7 Ways To Stop Talking To Someone Without Being Rude

There are times when you’ll encounter people who are up for a chat and will talk away. But you don’t want to talk and want to avoid them.

You might wonder: how do you stop talking to someone without being rude? How do you end a conversation politely, especially if the other person won’t stop talking?

Public Payphone, Bourke Street Mall, Melbourne, Australia

Sometimes you’re in the middle of something and talking isn’t ideal. Perhaps you’re avoiding the person talking to you altogether. Or you’re not in the mood for talking and it’s just bad timing.

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Why It’s Time To Stand Up To Anti-Asian Hate Now

The recent rise in Asian hate crimes is alarming. Amidst the COVID-19 pandemic, many Asian communities are facing a lot more racist attacks and discrimination, fearing for their safety.

Asian-American health workers have been spat on and accused of spreading the ‘Chinese virus’ in the US. Six Asian women were killed in the Atlanta spa shootings this year. In New York, an elderly Asian woman was kicked on the streets as bystanders watched on.

Lunar New Year, Wishing Tree, Crown Casino (1)

Such harassment has also been felt here in Australia. 8 out of 10 Asian Australians reported facing discrimination during the pandemic. Chinese Australians experienced verbal and physical assaults going about their day.

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5 Communication Differences Between Eastern And Western Cultures

It is common for Eastern and Western cultures to communicate differently in everyday settings.

Between these two cultures, there are different patterns in speech, languages used, articulation techniques and emotional cues expressed.

At times stereotypical Eastern societies and Western societies express themselves in conflicting ways. Sometimes this can make doing business or socialising together challenging.

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Why I Don’t Speak My Mother Tongue Fluently

Not all of us can speak our mother tongue. Just because we look a certain way doesn’t mean we speak or write a certain language.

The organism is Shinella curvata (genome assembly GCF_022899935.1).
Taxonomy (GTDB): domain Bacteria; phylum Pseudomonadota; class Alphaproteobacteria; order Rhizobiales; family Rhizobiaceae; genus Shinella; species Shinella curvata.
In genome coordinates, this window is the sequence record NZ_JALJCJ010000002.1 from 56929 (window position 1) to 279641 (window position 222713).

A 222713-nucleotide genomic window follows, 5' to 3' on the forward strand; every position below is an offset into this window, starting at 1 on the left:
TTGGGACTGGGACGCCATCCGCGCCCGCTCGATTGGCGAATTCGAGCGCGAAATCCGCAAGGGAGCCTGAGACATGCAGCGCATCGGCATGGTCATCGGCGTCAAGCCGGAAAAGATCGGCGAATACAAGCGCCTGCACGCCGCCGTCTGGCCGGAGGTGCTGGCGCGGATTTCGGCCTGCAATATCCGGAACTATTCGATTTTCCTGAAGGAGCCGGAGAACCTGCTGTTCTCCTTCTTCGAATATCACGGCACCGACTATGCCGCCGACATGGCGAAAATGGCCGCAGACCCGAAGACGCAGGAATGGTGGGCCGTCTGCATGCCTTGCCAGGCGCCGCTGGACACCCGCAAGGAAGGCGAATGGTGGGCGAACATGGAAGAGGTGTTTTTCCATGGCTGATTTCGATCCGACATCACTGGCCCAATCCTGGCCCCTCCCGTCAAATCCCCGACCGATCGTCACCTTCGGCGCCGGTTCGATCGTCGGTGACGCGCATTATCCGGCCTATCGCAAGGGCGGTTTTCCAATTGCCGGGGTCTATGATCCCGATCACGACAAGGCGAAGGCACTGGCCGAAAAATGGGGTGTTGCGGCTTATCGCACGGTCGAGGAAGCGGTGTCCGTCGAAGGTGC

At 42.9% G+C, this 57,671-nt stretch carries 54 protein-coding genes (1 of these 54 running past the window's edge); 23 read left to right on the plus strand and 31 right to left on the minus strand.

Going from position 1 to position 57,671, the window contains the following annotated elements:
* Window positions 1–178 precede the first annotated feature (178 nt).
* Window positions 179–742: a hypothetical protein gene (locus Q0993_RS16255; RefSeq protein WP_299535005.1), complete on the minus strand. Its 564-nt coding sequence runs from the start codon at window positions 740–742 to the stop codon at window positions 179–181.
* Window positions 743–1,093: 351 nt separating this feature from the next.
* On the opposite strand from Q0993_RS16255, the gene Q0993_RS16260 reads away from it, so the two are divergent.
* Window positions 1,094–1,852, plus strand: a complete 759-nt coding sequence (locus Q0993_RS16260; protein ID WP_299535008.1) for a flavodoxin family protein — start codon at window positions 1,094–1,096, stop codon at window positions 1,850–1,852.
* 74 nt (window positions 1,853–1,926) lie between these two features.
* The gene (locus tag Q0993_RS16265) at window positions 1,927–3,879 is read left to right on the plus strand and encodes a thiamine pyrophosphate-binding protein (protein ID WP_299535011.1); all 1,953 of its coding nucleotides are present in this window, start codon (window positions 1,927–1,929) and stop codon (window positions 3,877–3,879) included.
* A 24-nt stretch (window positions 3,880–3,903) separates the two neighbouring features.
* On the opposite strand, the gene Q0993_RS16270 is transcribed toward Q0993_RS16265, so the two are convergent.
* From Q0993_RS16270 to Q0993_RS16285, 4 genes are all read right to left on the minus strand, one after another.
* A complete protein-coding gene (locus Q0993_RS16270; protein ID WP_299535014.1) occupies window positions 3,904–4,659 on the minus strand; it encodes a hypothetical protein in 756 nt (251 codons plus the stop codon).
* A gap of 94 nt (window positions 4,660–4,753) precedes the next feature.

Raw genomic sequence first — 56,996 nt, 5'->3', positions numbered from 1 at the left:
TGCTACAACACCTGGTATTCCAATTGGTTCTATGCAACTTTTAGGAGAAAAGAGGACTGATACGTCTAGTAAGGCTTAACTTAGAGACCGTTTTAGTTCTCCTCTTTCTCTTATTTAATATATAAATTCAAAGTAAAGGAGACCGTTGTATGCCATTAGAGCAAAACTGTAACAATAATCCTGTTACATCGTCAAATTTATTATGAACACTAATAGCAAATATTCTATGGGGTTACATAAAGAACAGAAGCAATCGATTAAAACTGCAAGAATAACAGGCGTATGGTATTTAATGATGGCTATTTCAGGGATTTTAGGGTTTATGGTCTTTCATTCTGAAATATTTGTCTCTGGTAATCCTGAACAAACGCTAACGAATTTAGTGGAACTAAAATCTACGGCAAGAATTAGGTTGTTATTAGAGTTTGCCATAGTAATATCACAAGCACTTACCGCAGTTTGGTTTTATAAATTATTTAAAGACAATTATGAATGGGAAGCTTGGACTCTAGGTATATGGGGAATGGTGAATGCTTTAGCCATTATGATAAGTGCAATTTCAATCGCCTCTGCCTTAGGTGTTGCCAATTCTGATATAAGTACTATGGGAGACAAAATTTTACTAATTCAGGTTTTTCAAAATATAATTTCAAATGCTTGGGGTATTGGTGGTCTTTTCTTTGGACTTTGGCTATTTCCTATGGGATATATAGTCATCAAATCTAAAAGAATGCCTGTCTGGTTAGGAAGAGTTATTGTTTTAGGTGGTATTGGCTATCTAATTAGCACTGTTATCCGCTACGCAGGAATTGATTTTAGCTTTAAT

The dialect Cantonese runs in my Chinese-Malaysian family. My parents, great-grandparents, uncles, aunts and extended family speak it fluently (and Mandarin too). While I have no trouble listening and understanding a conversation in Cantonese, the language doesn’t come easy to me when I speak it.

The languages we speak, and wish to speak, are a reflection of who we are |

The languages we speak, and wish to speak, are a reflection of who we are | Weekly Photo Challenge: Wish.

Defining mother tongue can be tricky as I’ve blogged about here. It can be what we call our native language. Or family language. It could even be our second language. For this post, let’s refer to it as the language from the motherland – the lands where our family are from, the languages our ancestors spoke throughout centuries.

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What Language Do You Speak At Home? One, Two Or More

When we are home, the language we speak may come naturally to us. Or not. Depending on who we’re talking to at home, we may switch between speaking multiple languages and that can either be easy, or a bit of an effort.

I was born in Australia, and English is the main language of instruction in this country. It is my first language and that was what I spoke to my teachers and classmates at school. But behind closed doors back then and up until today, I speak a mixture of English, broken English and broken Cantonese; Cantonese is my Chinese-Malaysian parents’ first language.

Behind each door can be one or many languages spoken.

Behind each door can be one or many languages spoken.

It can be tricky defining “first language” and “mother tongue”. In general, the terms refer to the language(s) we speak at home, and/or the languages spoken by family. As there are more diverse families around and we get opportunities to live in different places, it’s becoming more common for many of us to speak more than one language at home.

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What Is The Difference Between “Mother Tongue” And “First Language”?

Talking about language is confusing. Mother tongue, first language, native language and so on, we all define these phrases differently. And each of these definitions aren’t wrong at all since each phrase holds different meanings for each of us.

The other weekend I thought about this as I walked through the shopping centre near my place. Walking briskly, I passed by the stall selling organic beauty products, passed right in front of a middle-aged-looking Caucasian female stall attendant.

Languages help us get along with one another. Including body language | Weekly Photo Challenge: Afloat.

Languages help us get along with one another. Including body language | Weekly Photo Challenge: Afloat.

Ni hao!” she exclaimed. I slowed my walking speed. What? She’s assuming I understand Chinese. Assuming that Mandarin is my mother tongue, which isn’t. It’s Cantonese. No, wait. My family speak Chinese too…so it’s also my mother tongue…

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